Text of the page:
Ellesmere Lodge is one of those cosy lodges that meets in a Masonic Hall, nestled deep in suburbia, a lodge from the Victorian era that still retains a historical feel. Meeting in Runcorn Masonic Hall, the lodge room is full of historical items, and it was my pleasure to give a talk to the lodge yesterday evening surrounded by what can only be described as Masonic aesthetic.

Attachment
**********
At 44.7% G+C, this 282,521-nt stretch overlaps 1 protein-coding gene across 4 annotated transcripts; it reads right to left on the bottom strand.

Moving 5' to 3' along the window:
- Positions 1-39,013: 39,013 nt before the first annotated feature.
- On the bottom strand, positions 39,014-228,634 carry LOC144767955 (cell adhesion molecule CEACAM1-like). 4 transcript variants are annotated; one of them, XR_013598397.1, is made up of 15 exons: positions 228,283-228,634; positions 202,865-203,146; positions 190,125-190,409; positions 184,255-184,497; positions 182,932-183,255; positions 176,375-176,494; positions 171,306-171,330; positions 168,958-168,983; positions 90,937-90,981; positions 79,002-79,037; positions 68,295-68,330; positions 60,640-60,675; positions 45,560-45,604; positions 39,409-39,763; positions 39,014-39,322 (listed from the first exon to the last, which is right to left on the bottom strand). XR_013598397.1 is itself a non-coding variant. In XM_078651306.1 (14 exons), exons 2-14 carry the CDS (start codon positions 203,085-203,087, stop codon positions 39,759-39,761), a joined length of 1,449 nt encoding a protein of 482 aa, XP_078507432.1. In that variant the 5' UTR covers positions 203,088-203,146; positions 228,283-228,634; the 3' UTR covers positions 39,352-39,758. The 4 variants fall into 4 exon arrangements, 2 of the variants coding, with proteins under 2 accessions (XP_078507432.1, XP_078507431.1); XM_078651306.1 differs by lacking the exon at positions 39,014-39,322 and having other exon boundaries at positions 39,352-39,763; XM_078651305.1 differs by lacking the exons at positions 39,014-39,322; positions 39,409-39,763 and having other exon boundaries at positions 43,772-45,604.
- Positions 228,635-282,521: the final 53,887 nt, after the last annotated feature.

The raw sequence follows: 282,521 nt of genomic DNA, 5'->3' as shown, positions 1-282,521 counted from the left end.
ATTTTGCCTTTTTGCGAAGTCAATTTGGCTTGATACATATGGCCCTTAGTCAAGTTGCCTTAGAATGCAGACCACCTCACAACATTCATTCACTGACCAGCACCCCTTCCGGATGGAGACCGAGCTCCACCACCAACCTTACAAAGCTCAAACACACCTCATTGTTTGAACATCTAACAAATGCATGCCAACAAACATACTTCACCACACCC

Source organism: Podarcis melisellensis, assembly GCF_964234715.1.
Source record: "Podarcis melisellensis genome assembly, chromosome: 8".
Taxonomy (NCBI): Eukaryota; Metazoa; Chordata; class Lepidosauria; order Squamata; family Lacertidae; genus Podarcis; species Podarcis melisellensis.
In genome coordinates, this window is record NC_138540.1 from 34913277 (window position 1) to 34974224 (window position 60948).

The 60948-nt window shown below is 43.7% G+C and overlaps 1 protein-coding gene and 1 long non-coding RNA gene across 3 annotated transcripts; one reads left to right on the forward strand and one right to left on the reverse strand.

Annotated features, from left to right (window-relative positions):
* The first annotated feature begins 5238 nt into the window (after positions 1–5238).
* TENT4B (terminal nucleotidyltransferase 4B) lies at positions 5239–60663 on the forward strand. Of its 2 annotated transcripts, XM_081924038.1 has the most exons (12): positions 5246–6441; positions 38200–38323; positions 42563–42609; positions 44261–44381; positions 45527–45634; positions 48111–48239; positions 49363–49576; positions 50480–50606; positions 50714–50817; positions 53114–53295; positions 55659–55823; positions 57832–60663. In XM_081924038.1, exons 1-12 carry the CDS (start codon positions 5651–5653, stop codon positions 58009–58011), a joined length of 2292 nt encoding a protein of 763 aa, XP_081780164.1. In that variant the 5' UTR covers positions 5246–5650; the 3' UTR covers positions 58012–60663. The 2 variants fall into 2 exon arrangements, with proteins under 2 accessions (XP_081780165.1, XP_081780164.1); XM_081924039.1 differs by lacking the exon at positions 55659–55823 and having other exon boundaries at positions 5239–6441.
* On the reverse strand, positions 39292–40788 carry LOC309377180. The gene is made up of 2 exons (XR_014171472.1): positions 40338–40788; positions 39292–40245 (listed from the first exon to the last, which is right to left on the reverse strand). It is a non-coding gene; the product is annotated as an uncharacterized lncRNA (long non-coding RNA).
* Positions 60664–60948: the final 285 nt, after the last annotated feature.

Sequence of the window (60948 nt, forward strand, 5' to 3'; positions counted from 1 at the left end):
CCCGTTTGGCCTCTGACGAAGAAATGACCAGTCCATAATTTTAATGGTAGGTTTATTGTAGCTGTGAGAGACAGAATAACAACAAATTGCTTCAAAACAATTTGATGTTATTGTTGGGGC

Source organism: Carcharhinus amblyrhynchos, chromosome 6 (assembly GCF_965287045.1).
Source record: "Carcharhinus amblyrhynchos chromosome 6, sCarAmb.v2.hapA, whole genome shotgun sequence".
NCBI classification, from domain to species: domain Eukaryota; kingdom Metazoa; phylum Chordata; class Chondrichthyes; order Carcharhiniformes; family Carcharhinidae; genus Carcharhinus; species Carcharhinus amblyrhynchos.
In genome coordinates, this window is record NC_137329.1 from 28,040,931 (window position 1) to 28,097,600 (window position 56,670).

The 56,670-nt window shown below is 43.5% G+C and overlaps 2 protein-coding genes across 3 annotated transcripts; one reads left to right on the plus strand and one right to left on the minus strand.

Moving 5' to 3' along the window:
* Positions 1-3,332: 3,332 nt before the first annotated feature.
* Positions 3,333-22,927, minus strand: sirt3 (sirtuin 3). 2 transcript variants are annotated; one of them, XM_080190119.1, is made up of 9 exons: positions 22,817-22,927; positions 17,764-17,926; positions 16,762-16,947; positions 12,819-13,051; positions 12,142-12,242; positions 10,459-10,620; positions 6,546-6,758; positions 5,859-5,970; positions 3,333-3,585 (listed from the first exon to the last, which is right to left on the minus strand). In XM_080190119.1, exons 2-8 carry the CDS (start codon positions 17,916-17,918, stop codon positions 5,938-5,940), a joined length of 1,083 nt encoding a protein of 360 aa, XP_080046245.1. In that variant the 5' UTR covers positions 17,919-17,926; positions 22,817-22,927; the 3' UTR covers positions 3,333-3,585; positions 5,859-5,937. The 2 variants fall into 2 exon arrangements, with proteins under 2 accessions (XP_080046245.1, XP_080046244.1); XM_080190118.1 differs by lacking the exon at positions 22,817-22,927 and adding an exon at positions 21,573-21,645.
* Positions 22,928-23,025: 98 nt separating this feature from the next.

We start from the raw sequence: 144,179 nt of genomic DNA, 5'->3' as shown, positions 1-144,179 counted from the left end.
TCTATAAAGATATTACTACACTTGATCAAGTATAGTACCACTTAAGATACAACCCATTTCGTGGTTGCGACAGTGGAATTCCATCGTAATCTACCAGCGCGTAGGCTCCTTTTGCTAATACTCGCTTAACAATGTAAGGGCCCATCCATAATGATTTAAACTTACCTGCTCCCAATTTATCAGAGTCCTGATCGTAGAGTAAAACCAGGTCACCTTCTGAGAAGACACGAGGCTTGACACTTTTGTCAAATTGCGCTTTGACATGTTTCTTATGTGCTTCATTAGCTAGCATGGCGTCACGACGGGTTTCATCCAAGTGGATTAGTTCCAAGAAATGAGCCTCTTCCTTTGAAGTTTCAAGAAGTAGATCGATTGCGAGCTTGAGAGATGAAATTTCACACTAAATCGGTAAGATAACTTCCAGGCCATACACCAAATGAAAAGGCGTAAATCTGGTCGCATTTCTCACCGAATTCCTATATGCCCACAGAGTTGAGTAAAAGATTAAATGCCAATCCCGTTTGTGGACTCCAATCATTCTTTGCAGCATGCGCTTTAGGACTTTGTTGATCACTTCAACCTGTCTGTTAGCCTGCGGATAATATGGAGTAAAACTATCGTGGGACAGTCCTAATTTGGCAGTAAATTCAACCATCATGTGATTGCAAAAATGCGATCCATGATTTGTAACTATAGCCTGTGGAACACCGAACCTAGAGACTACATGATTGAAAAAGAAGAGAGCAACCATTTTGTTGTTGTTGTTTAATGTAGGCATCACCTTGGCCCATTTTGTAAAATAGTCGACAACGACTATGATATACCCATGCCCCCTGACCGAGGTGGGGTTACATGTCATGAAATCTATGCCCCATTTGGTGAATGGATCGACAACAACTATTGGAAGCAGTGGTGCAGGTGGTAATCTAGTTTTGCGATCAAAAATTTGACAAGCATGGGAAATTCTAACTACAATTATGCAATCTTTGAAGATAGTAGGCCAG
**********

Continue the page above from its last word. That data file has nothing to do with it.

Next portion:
My talk was on the Liverpool Masonic Rebellion which was a fitting topic as Runcorn is situated on the River Mersey just a few miles from Liverpool. The talk was followed by a book signing and a great Christmas themed meal during the festive board. Ellesmere Lodge is a very historical lodge, consecrated in 1859 and the Hall itself dates to the 1930s. The lodge first met in a local school room. However, the lodge grew quickly, drawing candidates from as far away as Birmingham and Sheffield, and from across the river in Widnes, St. Helens and Liverpool. It wasn’t long before a purpose built residence was needed, and the lodge moved into the Freemason’s Hall above the Masonic Hotel, Runcorn, in 1863. The lodge stayed there until 1932. The lodge’s reputation also grew, attracting the likes of the Rt. Hon. Lord de Tabley who visited in 1867, and who was the Provincial Grand Master of Cheshire, and other local dignitaries such as Major George Cornwall Leigh M.P. and the Rt. Hon. Wilbraham Egerton M.P, the latter later becoming Provincial Grand Master.